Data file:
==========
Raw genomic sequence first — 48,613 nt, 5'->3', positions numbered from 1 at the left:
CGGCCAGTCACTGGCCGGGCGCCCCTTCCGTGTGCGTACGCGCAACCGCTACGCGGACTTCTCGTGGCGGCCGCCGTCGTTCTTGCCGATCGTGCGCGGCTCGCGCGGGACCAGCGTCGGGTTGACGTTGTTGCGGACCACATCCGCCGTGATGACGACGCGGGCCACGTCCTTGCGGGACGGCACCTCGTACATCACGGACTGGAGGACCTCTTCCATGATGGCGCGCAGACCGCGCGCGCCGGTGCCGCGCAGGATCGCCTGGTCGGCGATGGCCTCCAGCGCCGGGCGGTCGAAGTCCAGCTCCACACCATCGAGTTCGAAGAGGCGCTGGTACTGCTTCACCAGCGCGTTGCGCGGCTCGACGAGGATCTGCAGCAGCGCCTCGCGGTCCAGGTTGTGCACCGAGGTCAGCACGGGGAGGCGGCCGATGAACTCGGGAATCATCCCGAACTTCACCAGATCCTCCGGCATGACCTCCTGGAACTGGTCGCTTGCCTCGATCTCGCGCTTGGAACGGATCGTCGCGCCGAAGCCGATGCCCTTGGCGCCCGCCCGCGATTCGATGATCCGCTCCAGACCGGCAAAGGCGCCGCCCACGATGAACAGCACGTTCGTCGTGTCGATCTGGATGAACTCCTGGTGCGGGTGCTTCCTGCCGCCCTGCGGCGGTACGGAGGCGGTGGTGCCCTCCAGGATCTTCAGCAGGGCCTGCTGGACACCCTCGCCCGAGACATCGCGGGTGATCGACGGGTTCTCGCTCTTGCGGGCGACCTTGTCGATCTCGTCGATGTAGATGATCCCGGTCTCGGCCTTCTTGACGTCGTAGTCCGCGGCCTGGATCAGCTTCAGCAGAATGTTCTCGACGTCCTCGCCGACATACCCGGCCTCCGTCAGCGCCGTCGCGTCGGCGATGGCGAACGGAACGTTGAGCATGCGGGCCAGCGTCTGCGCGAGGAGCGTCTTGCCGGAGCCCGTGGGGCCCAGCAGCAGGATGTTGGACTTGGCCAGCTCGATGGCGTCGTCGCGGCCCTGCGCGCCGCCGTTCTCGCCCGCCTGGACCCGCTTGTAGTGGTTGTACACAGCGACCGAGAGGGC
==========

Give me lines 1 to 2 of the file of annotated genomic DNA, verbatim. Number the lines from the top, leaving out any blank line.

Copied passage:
Raw genomic sequence first — 48,613 nt, 5'->3', positions numbered from 1 at the left:
CGGCCAGTCACTGGCCGGGCGCCCCTTCCGTGTGCGTACGCGCAACCGCTACGCGGACTTCTCGTGGCGGCCGCCGTCGTTCTTGCCGATCGTGCGCGGCTCGCGCGGGACCAGCGTCGGGTTGACGTTGTTGCGGACCACATCCGCCGTGATGACGACGCGGGCCACGTCCTTGCGGGACGGCACCTCGTACATCACGGACTGGAGGACCTCTTCCATGATGGCGCGCAGACCGCGCGCGCCGGTGCCGCGCAGGATCGCCTGGTCGGCGATGGCCTCCAGCGCCGGGCGGTCGAAGTCCAGCTCCACACCATCGAGTTCGAAGAGGCGCTGGTACTGCTTCACCAGCGCGTTGCGCGGCTCGACGAGGATCTGCAGCAGCGCCTCGCGGTCCAGGTTGTGCACCGAGGTCAGCACGGGGAGGCGGCCGATGAACTCGGGAATCATCCCGAACTTCACCAGATCCTCCGGCATGACCTCCTGGAACTGGTCGCTTGCCTCGATCTCGCGCTTGGAACGGATCGTCGCGCCGAAGCCGATGCCCTTGGCGCCCGCCCGCGATTCGATGATCCGCTCCAGACCGGCAAAGGCGCCGCCCACGATGAACAGCACGTTCGTCGTGTCGATCTGGATGAACTCCTGGTGCGGGTGCTTCCTGCCGCCCTGCGGCGGTACGGAGGCGGTGGTGCCCTCCAGGATCTTCAGCAGGGCCTGCTGGACACCCTCGCCCGAGACATCGCGGGTGATCGACGGGTTCTCGCTCTTGCGGGCGACCTTGTCGATCTCGTCGATGTAGATGATCCCGGTCTCGGCCTTCTTGACGTCGTAGTCCGCGGCCTGGATCAGCTTCAGCAGAATGTTCTCGACGTCCTCGCCGACATACCCGGCCTCCGTCAGCGCCGTCGCGTCGGCGATGGCGAACGGAACGTTGAGCATGCGGGCCAGCGTCTGCGCGAGGAGCGTCTTGCCGGAGCCCGTGGGGCCCAGCAGCAGGATGTTGGACTTGGCCAGCTCGATGGCGTCGTCGCGGCCCTGCGCGCCGCCGTTCTCGCCCGCCTGGACCCGCTTGTAGTGGTTGTACACAGCGACCGAGAGGGC